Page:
How do North American college students muster what it will take to enter the reality of the world's slum communities as God's agents of transformation?
Urbanization is a fairly recent human development. The fact that one million people live in a ditch outside of Nairobi, Kenya, huddled under corrugated-tin sheets is something new to the human experience. Humanity has existed on earth for thousands of years, yet we are just now beginning to experience a kind of community that has never before existed: the slum community. Most slum communities are less than fifty years old. They collectively hold one billion of the earth’s people.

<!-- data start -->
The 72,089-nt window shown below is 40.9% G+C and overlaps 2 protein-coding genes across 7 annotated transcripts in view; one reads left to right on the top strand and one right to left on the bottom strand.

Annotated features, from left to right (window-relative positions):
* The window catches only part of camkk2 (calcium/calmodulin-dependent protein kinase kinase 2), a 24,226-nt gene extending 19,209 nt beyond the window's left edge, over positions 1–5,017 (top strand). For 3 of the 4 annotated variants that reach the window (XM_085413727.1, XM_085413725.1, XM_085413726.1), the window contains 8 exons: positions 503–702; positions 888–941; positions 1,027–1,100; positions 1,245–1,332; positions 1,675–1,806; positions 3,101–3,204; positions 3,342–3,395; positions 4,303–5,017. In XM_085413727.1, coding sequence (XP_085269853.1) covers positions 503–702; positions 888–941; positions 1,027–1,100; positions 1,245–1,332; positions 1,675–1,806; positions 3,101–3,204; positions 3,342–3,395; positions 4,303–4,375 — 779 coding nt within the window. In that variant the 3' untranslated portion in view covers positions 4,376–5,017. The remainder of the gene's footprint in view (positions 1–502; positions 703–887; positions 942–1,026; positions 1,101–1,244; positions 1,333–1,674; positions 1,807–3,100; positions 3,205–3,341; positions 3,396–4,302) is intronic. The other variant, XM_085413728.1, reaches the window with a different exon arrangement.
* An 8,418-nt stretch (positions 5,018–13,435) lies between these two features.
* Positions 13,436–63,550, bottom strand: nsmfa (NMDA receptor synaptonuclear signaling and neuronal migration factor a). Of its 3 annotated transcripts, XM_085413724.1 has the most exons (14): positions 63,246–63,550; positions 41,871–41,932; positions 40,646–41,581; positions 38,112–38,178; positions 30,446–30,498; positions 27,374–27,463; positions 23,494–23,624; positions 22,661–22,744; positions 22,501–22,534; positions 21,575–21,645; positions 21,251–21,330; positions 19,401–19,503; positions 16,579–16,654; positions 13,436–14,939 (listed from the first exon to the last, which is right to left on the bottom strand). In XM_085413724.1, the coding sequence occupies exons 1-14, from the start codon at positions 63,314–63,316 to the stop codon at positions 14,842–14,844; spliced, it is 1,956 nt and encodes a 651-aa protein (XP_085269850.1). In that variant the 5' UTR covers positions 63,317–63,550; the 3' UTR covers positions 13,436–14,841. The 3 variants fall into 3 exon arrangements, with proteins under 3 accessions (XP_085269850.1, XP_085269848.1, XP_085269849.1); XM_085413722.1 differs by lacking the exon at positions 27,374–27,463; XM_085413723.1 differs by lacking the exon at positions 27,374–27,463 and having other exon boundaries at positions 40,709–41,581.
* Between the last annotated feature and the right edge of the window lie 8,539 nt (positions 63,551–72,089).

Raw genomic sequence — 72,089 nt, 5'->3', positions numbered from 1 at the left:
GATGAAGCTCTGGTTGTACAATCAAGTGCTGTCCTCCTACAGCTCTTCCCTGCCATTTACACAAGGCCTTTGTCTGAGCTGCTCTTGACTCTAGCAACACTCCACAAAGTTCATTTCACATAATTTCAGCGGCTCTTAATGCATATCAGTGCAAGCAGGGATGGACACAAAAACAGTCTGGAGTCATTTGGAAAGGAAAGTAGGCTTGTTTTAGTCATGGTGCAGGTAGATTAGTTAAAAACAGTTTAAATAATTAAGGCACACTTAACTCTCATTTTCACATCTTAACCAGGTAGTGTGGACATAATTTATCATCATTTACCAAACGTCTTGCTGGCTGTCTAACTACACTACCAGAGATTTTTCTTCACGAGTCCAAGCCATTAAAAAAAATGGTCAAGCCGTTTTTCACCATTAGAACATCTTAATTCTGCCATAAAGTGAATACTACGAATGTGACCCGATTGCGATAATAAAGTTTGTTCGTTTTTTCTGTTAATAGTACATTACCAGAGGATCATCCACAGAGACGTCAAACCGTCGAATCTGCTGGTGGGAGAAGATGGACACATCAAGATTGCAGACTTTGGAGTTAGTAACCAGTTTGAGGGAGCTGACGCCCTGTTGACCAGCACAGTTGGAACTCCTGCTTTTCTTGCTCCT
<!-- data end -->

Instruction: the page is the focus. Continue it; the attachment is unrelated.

They are marked by crowded conditions, makeshift housing, questionable sanitation, unbelievable unemployment rates, desperate poverty, and too often, despair. Despair is the most destructive force in slum communities and is essentially a spiritual issue. When slum dwellers lose all sense of hope, they stop caring about what happens to themselves, their families, and the people around them. Despair rules the slum. What’s scary is that corrugated communities of despair are on the rise at an alarming rate. The United Nations predicts that the population of the world’s slums will increase from one billion in 2003 to two billion in 2020.1 Here are the questions I keep asking myself: Has industrialization and urbanization made the majority of lives on our planet better? Has modernization really improved the quality of my life? Is the world better off than it was two hundred years ago? Perhaps the agrarian life isn’t all that bad.